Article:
Population weights in the international order

Geoffrey McNicoll*

*Corresponding author for this work

    Research output: Contribution to journalArticlepeer-review

    17 Citations (Scopus)


    Relative population sizes play little part in the international system. A state's economic and military power is influenced by population size, but as one factor among many. Formal relations among states exclude population from consideration by the principle of sovereign equality. Three sources of possible change in this situation are explored, in which states would be 'population-weighted' to a greater degree than before. Convergence of productivity levels around the world, expected by many, would bring the economic and population rankings of states more into line. Some convergence is occurring, but selectively and for the most part quite slowly. Anticipation of its effect, however, influences the international order well in advance. A second source of change is the necessity to allocate among states the use of global commons, particularly the atmosphere as a sink for greenhouse gases. Acceptable remedies for this problem and perhaps for other global-level threats are likely to involve at least in part a per capita allocation principle. And third, population weights will tend to be more prominent in futures in which states are less important-as envisaged, for example, in the more benign scenarios of global society.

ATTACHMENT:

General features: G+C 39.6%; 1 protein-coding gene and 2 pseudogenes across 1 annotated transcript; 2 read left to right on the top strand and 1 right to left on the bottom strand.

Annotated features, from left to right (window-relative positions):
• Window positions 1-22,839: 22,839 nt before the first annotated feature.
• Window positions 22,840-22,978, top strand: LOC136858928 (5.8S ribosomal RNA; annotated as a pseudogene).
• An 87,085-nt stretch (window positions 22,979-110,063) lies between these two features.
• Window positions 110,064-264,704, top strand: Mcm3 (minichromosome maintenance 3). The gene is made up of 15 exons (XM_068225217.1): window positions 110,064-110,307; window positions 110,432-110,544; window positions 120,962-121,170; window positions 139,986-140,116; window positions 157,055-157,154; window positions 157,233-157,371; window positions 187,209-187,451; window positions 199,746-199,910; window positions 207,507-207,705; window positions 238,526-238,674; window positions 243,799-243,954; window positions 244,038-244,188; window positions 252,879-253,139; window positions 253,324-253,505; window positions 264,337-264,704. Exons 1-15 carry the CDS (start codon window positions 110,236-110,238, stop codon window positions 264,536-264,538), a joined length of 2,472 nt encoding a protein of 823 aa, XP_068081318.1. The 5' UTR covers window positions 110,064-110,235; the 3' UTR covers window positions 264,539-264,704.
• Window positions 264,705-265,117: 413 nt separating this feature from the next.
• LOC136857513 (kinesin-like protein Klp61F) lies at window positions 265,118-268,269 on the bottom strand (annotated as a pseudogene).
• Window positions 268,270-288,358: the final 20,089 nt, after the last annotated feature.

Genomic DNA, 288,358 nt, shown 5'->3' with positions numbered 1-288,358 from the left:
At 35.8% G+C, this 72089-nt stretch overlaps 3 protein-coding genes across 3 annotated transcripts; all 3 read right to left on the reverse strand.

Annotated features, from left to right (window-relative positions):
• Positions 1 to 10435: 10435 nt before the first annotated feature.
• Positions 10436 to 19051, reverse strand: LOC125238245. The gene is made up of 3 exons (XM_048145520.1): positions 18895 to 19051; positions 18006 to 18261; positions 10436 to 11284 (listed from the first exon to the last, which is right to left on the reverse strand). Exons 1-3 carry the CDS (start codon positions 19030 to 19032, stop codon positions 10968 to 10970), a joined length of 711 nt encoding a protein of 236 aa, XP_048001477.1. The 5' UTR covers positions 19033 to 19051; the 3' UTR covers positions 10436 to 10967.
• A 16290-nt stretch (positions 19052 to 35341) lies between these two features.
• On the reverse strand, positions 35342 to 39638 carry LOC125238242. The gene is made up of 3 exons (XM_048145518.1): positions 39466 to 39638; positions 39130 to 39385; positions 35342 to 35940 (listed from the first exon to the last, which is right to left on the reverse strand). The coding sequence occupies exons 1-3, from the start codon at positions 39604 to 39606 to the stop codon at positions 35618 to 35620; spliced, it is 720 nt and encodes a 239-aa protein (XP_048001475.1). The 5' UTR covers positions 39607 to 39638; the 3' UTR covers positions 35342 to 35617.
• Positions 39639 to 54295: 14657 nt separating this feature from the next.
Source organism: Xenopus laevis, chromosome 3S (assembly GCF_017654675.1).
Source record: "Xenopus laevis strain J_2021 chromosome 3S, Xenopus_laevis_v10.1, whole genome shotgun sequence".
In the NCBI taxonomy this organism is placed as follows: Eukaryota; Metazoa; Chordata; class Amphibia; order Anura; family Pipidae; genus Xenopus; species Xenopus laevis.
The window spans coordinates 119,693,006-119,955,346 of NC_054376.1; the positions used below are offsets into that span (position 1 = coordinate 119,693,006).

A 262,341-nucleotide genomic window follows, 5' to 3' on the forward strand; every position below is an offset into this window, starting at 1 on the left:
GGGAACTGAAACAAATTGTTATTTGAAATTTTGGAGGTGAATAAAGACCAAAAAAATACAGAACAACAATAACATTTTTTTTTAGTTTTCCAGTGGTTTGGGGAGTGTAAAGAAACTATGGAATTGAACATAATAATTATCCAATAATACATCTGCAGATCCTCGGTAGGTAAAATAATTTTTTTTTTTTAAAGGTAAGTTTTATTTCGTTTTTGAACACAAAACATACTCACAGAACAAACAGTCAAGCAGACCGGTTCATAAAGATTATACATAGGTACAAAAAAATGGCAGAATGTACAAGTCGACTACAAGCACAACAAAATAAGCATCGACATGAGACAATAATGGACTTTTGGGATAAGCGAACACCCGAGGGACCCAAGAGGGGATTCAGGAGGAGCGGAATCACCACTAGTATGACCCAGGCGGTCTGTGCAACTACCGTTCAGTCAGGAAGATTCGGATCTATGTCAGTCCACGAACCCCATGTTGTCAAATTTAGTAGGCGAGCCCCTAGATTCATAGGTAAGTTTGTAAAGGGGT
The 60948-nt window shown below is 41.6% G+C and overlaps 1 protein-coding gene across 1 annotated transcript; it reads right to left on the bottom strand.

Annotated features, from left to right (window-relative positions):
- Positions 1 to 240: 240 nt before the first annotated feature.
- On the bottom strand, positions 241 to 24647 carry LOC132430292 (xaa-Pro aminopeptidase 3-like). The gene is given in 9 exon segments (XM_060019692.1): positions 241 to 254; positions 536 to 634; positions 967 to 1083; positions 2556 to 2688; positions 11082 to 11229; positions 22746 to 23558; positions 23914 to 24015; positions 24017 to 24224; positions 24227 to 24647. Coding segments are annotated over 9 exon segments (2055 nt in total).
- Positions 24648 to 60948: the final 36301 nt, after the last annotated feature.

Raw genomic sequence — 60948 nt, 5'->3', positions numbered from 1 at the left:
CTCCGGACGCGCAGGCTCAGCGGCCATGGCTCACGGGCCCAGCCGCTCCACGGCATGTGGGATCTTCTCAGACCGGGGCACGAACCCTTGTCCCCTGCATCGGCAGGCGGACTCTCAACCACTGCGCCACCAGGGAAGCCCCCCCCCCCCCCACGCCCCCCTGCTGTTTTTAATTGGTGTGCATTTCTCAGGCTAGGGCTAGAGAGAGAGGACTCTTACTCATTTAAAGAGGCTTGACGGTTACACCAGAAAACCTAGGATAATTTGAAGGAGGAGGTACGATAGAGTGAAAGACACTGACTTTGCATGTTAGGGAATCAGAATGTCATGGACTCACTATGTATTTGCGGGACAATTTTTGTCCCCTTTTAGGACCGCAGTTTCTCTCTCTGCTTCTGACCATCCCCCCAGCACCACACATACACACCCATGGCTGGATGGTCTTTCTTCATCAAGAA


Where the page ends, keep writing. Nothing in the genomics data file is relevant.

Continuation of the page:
Original languageEnglish
    Pages (from-to)411-442
    Number of pages32
    JournalPopulation and Development Review
    Issue number3
    Publication statusPublished - 1999


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